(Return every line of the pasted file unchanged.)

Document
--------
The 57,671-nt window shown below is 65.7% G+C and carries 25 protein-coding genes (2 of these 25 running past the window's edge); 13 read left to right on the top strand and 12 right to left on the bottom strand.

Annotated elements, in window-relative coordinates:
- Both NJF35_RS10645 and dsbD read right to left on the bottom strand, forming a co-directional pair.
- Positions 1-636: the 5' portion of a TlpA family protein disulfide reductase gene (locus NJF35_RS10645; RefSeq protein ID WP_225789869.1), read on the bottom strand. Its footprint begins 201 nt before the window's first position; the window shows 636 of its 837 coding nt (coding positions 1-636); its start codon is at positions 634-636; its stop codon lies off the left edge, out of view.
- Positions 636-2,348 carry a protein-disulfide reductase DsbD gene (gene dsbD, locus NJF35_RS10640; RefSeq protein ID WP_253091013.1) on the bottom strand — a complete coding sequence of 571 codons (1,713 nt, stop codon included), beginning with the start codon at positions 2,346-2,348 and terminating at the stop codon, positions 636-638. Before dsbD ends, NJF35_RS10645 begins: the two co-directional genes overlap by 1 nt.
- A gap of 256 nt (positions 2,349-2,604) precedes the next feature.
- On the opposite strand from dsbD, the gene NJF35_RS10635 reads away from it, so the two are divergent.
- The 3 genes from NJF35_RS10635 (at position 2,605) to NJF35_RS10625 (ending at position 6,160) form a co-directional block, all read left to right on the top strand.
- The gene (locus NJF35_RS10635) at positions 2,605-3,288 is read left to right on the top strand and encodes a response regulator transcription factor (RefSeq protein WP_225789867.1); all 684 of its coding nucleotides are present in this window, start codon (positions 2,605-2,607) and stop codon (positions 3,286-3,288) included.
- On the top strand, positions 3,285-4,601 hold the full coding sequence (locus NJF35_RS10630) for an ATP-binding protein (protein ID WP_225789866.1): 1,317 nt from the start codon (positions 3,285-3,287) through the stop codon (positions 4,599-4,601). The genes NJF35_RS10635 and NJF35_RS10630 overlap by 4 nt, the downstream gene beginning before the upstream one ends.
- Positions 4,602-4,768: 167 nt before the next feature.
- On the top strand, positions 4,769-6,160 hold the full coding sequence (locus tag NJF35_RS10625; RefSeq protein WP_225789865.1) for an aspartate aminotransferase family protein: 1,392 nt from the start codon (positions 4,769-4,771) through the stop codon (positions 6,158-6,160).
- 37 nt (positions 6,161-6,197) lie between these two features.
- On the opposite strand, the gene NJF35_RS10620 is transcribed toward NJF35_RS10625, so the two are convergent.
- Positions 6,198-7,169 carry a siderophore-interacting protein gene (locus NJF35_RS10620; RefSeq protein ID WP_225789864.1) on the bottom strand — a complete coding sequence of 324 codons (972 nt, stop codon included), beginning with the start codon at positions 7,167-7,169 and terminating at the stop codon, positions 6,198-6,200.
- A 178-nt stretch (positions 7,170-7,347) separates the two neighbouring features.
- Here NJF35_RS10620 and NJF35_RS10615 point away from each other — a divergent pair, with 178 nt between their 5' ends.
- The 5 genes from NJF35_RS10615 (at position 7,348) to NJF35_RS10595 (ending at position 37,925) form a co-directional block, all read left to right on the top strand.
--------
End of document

The 57,671-nt window shown below is 65.7% G+C and carries 25 protein-coding genes (2 of these 25 running past the window's edge); 13 read left to right on the top strand and 12 right to left on the bottom strand.

Annotated elements, in window-relative coordinates:
- Both NJF35_RS10645 and dsbD read right to left on the bottom strand, forming a co-directional pair.
- Positions 1-636: the 5' portion of a TlpA family protein disulfide reductase gene (locus NJF35_RS10645; RefSeq protein ID WP_225789869.1), read on the bottom strand. Its footprint begins 201 nt before the window's first position; the window shows 636 of its 837 coding nt (coding positions 1-636); its start codon is at positions 634-636; its stop codon lies off the left edge, out of view.
- Positions 636-2,348 carry a protein-disulfide reductase DsbD gene (gene dsbD, locus NJF35_RS10640; RefSeq protein ID WP_253091013.1) on the bottom strand — a complete coding sequence of 571 codons (1,713 nt, stop codon included), beginning with the start codon at positions 2,346-2,348 and terminating at the stop codon, positions 636-638. Before dsbD ends, NJF35_RS10645 begins: the two co-directional genes overlap by 1 nt.
- A gap of 256 nt (positions 2,349-2,604) precedes the next feature.
- On the opposite strand from dsbD, the gene NJF35_RS10635 reads away from it, so the two are divergent.
- The 3 genes from NJF35_RS10635 (at position 2,605) to NJF35_RS10625 (ending at position 6,160) form a co-directional block, all read left to right on the top strand.
- The gene (locus NJF35_RS10635) at positions 2,605-3,288 is read left to right on the top strand and encodes a response regulator transcription factor (RefSeq protein WP_225789867.1); all 684 of its coding nucleotides are present in this window, start codon (positions 2,605-2,607) and stop codon (positions 3,286-3,288) included.
- On the top strand, positions 3,285-4,601 hold the full coding sequence (locus NJF35_RS10630) for an ATP-binding protein (protein ID WP_225789866.1): 1,317 nt from the start codon (positions 3,285-3,287) through the stop codon (positions 4,599-4,601). The genes NJF35_RS10635 and NJF35_RS10630 overlap by 4 nt, the downstream gene beginning before the upstream one ends.
- Positions 4,602-4,768: 167 nt before the next feature.
- On the top strand, positions 4,769-6,160 hold the full coding sequence (locus tag NJF35_RS10625; RefSeq protein WP_225789865.1) for an aspartate aminotransferase family protein: 1,392 nt from the start codon (positions 4,769-4,771) through the stop codon (positions 6,158-6,160).
- 37 nt (positions 6,161-6,197) lie between these two features.
- On the opposite strand, the gene NJF35_RS10620 is transcribed toward NJF35_RS10625, so the two are convergent.
- Positions 6,198-7,169 carry a siderophore-interacting protein gene (locus NJF35_RS10620; RefSeq protein ID WP_225789864.1) on the bottom strand — a complete coding sequence of 324 codons (972 nt, stop codon included), beginning with the start codon at positions 7,167-7,169 and terminating at the stop codon, positions 6,198-6,200.
- A 178-nt stretch (positions 7,170-7,347) separates the two neighbouring features.
- Here NJF35_RS10620 and NJF35_RS10615 point away from each other — a divergent pair, with 178 nt between their 5' ends.
- The 5 genes from NJF35_RS10615 (at position 7,348) to NJF35_RS10595 (ending at position 37,925) form a co-directional block, all read left to right on the top strand.